Moneyon the server side. The runtime
structure should resemble Figure 10-3.
The desire to avoid unnecessary network dependencies has two significant consequences:
Once an object is duplicated, the two objects are completely independent of each other.
Any attempt to keep the copy and the original in sync would involve propagating changes over the network, entirely defeating the reason for making the copy in the first place.
The copying mechanism must create deep copies.
If the instance of
Moneyreferences another instance, then copies must be made of both instances. Otherwise, when a method is called on the second object, the call must be relayed across the wire. Moreover, all the copies must be made immediately--we can't wait until the second object is accessed to make the copy because the original might change in the meantime.
These two consequences have a very important third consequence:
If an object is sent twice, in separate method calls, two copies of the object will be created.
In addition to arguments to method calls, this holds for objects that are referenced by the arguments. If you pass object A, which has a reference to object C, and in another call you pass object B, which also has a reference to C, you will end up with two distinct copies of C on the receiving side.
To see why this last point holds, consider a client that executes a withdrawal and then tries to cancel the transaction by making a deposit for the same amount of money. That is, the following lines of code are executed:
server.makeWithdrawal(amount); .... server.makeDeposit(amount);
The client has no way of knowing whether the server still has a
amount. After all, the server may have used
it and then thrown the copy away once it was done. This means that the client
has to marshall
amountand send it over the wire to
The RMI runtime can demarshall
amount, which is the instance of
Moneythe client sent. However, even if it has the
previous object, it has no way (unless
equals( )has been overridden) to tell whether the instance it just demarshalled is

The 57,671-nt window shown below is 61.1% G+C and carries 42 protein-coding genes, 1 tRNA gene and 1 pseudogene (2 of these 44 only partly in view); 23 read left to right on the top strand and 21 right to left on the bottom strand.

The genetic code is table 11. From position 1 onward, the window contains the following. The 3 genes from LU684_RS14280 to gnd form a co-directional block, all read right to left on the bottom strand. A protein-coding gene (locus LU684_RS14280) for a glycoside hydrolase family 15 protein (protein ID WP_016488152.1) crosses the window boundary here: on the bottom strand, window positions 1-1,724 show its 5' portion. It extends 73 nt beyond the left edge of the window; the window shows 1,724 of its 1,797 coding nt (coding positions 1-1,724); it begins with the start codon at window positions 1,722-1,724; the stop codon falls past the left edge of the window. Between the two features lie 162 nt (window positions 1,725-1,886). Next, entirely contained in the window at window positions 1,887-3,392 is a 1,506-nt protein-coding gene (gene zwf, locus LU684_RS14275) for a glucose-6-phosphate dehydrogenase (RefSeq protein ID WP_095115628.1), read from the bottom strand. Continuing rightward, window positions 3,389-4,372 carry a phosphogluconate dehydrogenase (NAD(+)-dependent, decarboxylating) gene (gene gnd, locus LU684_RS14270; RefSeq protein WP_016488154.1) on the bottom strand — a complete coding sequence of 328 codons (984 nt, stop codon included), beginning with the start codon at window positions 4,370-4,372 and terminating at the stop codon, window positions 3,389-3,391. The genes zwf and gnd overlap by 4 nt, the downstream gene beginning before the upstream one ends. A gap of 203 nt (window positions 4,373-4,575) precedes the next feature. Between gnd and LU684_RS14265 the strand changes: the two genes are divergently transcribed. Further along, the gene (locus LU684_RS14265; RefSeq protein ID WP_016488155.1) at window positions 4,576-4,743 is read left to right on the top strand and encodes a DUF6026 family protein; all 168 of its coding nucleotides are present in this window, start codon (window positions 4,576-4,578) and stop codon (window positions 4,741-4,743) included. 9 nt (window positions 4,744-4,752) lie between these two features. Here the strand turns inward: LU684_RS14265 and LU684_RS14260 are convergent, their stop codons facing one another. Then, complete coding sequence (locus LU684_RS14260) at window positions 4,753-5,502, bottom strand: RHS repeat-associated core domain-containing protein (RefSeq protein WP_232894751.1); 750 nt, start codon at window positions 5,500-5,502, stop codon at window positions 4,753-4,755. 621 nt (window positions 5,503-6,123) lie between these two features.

equal to the previous object.
More generally, if the object being copied isn't immutable, then
the server might change it. In this case, even if the two objects are
currently equal, the RMI runtime has no way to tell if the two copies will
always be equal and can potentially be replaced by a single copy. To see why,
Printerexample again. At the end of
Chapter 3, we considered a list of possible feature requests that could be
made. One of them was the following:
Managers will want to track resource consumption. This will involve logging print requests and, quite possibly, building a set of queries that can be run against the printer's log.
This can be implemented by adding a few more fields to
DocumentDescriptionand having the server store an
indexed log of all the
it has received. For example, we may add the following fields to
public Time whenPrinted; public Person sender; public boolean printSucceeded;
Now consider what happens when the user actually wants to print two copies of the same document. The client application could call:
twice with the "same" instance of
DocumentDescription. And it would be an error for the RMI
runtime to create only one instance of
DocumentDescriptionon the server side. Even though the
"same" object is passed into the server twice, it is passed as parts of
distinct requests and therefore as different objects.
TIP: This is true even if the runtime can tell that the two instances of
DocumentDescriptionare equal when it finishes demarshalling. An implementation of a printer may well have a notion of a job queue that holds instances of
DocumentDescription. So our client makes the first call, and the copy of
documentis placed in the queue (say, at number 5), but not edited because the document hasn't been printed yet. Then our client makes the second call. At this point, the two copies of
documentare equal. However, we don't want to place the same object in the printer queue twice. We want to place distinct copies in the printer queue.
Thus, we come to the following conclusion: network latency, and the desire to avoid vulnerability to partial failures, force us to have a deep copy mechanism for most arguments to a remote method invocation. This copying mechanism has to make deep copies, and it cannot perform any validation to eliminate "extra" copies across methods.
TIP: While this discussion provides examples of implementation decisions that force two copies to occur, it's important to note that, even without such examples, clients should be written as if the servers make independent copies. That is, clients are written to use interfaces. They should not, and cannot, make assumptions about server-side implementations of the interfaces.